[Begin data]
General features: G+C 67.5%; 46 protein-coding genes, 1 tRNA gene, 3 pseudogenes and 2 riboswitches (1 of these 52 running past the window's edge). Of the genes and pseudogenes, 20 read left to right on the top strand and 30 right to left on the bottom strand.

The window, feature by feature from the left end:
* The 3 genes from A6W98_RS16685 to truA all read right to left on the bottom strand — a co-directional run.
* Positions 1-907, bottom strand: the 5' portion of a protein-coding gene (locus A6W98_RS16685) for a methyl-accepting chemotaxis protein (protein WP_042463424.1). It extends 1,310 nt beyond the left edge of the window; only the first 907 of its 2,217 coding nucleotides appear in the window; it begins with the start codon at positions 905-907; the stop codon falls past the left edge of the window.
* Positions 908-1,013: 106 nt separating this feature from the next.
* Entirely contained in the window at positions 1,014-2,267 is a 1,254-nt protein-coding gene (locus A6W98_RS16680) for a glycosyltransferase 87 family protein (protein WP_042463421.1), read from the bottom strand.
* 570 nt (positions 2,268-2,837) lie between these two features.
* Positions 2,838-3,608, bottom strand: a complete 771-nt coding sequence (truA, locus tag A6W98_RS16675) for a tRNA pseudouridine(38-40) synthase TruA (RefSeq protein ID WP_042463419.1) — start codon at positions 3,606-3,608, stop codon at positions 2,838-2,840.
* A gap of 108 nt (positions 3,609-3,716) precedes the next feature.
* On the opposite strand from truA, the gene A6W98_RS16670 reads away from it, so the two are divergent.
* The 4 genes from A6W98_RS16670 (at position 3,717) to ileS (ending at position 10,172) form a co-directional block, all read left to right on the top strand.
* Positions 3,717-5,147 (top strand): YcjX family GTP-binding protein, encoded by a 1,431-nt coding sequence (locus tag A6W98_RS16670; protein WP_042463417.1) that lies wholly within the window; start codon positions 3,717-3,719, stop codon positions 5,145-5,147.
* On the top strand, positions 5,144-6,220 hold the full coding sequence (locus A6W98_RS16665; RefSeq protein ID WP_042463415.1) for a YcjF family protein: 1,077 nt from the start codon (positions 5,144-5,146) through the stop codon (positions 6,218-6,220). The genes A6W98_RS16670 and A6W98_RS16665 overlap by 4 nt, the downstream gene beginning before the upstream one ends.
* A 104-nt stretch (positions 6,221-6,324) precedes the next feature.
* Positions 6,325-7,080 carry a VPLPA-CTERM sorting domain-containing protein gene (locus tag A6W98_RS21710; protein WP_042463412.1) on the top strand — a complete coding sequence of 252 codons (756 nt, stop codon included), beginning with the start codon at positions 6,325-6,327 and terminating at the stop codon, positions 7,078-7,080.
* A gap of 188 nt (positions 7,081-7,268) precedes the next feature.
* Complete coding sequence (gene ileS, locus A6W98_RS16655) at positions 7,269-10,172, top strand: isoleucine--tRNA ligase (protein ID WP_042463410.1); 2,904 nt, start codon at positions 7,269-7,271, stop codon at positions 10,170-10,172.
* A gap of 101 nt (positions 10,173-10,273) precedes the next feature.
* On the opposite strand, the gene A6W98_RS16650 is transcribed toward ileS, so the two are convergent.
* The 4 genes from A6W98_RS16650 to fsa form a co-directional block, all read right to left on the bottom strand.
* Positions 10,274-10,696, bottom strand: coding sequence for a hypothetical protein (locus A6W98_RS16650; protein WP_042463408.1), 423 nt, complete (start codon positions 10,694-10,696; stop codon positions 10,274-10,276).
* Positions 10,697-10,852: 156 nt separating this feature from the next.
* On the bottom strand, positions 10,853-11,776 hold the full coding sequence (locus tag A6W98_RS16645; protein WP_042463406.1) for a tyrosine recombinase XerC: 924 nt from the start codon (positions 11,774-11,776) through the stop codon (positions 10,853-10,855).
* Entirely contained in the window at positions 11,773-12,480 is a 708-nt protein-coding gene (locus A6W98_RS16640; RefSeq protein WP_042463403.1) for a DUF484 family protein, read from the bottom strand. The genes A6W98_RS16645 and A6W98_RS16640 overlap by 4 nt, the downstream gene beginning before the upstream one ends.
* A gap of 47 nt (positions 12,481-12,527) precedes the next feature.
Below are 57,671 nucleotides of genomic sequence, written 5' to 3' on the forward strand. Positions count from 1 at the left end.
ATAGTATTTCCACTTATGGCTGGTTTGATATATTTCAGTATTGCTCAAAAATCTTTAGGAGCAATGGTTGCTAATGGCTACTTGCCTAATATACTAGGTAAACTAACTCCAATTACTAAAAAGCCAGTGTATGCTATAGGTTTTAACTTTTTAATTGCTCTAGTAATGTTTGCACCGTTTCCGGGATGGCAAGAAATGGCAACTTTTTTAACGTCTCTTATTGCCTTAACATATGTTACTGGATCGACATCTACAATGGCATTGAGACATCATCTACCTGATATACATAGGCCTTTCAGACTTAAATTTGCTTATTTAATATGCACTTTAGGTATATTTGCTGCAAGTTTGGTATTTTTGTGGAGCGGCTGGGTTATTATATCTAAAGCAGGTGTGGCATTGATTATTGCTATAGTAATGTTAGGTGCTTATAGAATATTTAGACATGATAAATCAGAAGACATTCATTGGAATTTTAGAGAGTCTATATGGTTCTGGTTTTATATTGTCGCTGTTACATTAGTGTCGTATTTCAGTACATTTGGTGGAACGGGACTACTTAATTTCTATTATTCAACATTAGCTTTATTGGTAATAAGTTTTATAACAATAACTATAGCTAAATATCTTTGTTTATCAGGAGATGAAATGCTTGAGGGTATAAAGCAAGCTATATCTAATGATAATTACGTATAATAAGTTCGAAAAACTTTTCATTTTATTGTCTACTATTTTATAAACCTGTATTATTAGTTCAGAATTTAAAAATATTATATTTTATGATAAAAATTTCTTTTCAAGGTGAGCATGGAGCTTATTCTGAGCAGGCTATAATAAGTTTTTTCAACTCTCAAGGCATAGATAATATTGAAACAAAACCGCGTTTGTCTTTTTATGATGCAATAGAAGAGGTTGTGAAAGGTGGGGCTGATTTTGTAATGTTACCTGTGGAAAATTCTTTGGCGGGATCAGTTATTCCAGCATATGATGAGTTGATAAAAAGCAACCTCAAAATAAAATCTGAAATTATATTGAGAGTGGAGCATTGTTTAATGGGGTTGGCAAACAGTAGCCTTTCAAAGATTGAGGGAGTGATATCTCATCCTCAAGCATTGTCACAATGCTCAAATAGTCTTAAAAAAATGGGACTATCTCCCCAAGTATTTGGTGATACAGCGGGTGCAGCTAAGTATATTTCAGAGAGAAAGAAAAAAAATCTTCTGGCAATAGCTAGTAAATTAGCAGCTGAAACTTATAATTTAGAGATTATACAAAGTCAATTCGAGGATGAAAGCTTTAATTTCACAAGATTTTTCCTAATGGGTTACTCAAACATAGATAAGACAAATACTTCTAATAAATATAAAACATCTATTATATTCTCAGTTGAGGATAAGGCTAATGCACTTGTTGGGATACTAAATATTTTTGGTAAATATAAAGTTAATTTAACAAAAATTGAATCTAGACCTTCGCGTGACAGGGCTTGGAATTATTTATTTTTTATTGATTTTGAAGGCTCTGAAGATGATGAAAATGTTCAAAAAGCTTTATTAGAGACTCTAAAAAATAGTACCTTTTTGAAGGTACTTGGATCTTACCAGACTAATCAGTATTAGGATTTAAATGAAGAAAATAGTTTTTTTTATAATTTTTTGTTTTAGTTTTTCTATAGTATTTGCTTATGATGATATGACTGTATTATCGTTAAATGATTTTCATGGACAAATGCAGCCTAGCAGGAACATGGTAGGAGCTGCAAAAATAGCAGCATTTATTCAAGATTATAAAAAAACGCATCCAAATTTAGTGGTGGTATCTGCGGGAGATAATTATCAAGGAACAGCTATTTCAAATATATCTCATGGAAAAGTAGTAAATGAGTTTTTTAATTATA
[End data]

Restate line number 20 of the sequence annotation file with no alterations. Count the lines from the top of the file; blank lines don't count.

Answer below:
* The 4 genes from A6W98_RS16650 to fsa form a co-directional block, all read right to left on the bottom strand.